The switch to the new Medicaid managed-care system is proving to be a nightmare, health officials told lawmakers Wednesday, with long delays in payment to providers and treatment for patients.
"It appears to me the only place the savings can come from is the delay and denying of care," said Dr. Shawn Jones, president of the Kentucky Medical Association and physician in Paducah. "Patient care is being delayed and, in some cases, simply prevented." (Video from cn|2)
Jones was one of several officials who testified at a meeting of the Senate Health and Welfare Committee. The new system requires pre-authorization for procedures that were once routinely covered, so patients spend hours in waiting rooms or are told to go home and return after their procedures have been given the go-ahead. In one instance, a woman in labor came to the hospital to deliver "and the managed-care company insisted that her care be pre-authorized," reports Deborah Yetter of The Courier-Journal.
"Fourteen days later, mom and baby are home and we still have no pre-authorization," said Joe Grossman, chief financial officer of Appalachian Regional HealthCare.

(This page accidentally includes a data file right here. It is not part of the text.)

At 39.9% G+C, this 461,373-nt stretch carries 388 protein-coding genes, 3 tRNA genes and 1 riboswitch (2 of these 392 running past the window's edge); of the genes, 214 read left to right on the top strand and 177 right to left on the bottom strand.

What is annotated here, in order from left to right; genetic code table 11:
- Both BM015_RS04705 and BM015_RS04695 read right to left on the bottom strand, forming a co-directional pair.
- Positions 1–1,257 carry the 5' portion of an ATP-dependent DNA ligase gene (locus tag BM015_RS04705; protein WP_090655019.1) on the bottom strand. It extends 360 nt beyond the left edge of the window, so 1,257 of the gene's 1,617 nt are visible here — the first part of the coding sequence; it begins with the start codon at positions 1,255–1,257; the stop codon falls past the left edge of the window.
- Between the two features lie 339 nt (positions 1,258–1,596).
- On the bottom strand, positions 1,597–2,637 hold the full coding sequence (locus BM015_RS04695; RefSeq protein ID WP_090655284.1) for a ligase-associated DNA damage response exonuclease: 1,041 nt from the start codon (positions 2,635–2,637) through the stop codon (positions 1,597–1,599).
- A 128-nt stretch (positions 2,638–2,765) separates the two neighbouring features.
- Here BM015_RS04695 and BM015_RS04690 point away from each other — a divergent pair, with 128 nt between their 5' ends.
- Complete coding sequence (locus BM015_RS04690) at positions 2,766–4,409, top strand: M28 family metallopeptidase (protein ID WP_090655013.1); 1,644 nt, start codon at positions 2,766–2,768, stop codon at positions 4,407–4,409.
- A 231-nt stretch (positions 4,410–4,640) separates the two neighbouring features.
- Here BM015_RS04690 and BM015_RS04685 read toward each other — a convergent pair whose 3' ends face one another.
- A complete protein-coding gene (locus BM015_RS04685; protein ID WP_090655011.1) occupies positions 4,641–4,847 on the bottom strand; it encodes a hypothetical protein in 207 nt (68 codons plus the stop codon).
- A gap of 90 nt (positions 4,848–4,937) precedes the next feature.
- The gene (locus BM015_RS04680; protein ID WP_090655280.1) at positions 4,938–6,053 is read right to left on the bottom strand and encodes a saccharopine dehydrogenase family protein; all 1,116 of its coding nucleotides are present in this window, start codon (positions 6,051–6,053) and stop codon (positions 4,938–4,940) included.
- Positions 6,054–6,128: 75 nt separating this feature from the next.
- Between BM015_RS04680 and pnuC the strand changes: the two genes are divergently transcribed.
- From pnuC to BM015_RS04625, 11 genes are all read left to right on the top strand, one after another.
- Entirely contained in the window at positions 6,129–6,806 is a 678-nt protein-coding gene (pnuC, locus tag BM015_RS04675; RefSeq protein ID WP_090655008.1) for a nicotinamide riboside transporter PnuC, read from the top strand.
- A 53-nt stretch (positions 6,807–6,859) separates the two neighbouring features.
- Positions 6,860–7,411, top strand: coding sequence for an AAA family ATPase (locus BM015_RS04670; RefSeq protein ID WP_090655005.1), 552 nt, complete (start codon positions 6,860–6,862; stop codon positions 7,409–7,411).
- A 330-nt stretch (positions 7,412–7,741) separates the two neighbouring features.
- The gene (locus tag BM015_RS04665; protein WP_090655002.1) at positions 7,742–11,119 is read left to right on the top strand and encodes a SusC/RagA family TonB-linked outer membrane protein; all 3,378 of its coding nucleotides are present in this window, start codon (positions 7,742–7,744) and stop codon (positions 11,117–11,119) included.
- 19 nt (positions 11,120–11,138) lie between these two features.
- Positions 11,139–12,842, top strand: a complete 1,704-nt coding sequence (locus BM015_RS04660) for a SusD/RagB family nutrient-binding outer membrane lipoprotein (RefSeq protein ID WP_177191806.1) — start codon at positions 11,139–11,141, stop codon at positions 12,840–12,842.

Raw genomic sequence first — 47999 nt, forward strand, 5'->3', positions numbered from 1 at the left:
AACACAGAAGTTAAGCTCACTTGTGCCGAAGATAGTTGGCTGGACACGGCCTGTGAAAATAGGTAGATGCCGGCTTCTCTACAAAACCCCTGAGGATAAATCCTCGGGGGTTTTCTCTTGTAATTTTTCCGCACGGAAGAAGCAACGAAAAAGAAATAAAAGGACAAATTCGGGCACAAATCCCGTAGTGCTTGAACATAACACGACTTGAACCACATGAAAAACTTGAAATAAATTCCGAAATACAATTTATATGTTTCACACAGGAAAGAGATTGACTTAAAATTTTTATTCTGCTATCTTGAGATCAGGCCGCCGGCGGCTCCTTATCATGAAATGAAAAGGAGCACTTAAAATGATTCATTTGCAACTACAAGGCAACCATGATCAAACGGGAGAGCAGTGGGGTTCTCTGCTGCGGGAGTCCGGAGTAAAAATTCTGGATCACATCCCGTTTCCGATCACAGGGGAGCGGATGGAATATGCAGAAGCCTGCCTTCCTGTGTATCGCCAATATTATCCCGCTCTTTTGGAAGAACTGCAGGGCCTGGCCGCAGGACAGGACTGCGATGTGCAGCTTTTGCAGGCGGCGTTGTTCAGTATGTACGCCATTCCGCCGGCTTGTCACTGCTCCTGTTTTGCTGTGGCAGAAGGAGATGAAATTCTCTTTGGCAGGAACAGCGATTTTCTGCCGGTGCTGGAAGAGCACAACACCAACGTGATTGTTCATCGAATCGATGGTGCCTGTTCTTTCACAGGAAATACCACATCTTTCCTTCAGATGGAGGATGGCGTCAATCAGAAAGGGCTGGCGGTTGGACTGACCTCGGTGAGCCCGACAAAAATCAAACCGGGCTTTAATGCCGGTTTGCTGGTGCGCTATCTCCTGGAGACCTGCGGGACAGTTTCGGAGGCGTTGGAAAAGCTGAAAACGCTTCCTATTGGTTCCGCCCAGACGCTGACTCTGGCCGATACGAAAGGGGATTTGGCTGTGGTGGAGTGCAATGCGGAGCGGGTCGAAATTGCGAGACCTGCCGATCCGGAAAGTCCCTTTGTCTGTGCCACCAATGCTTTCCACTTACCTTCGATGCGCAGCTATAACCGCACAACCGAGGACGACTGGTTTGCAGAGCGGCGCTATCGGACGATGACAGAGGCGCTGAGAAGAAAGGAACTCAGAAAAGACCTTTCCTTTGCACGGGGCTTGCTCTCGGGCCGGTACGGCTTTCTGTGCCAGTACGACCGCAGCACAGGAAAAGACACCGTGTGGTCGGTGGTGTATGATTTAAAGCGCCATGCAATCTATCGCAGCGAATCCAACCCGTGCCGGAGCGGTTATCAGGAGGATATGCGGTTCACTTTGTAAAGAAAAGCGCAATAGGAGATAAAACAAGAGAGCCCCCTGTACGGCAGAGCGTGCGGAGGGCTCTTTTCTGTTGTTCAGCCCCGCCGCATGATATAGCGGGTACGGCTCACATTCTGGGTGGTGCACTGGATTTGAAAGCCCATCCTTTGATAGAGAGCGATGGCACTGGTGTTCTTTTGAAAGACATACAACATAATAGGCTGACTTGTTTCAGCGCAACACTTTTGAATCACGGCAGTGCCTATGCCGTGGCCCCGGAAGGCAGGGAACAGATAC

Problems started Nov. 1 when the state turned its Medicaid program outside the Louisville region to three managed care companies. (Louisville-area recipients have long been managed by Passport Health Plan.) The move is intended to save the state money and fill a hole in the Medicaid budget. But officials said the three companies — CoventryCares of Kentucky, Kentucky Spirit Health Plan and WellCare of Kentucky — seem to be purposefully delaying claims payments, though the state has already paid them $135 million since Nov. 1.
"I feel like I've become a bank to these out-of-state insurance companies," said Grossman, whose eight-hospital chain is owed $8 million. "I've lent them money."
The managed care companies did not testify Wednesday, but issued statements saying they intend to address the issues at hand. Neville Wise, the state's acting Medicaid commissioner, " said he believes the issues are just temporary bumps that can be ironed out," Ryan Alessi of cn|2's "Pure Politics" reports. The requirement that childbirth be pre-authorized, for example, has since been rectified, Yetter notes. State Sen. Julie Denton, R-Louisville, asked Wise, "How many more ludicrous scenarios can there be?" (Read more)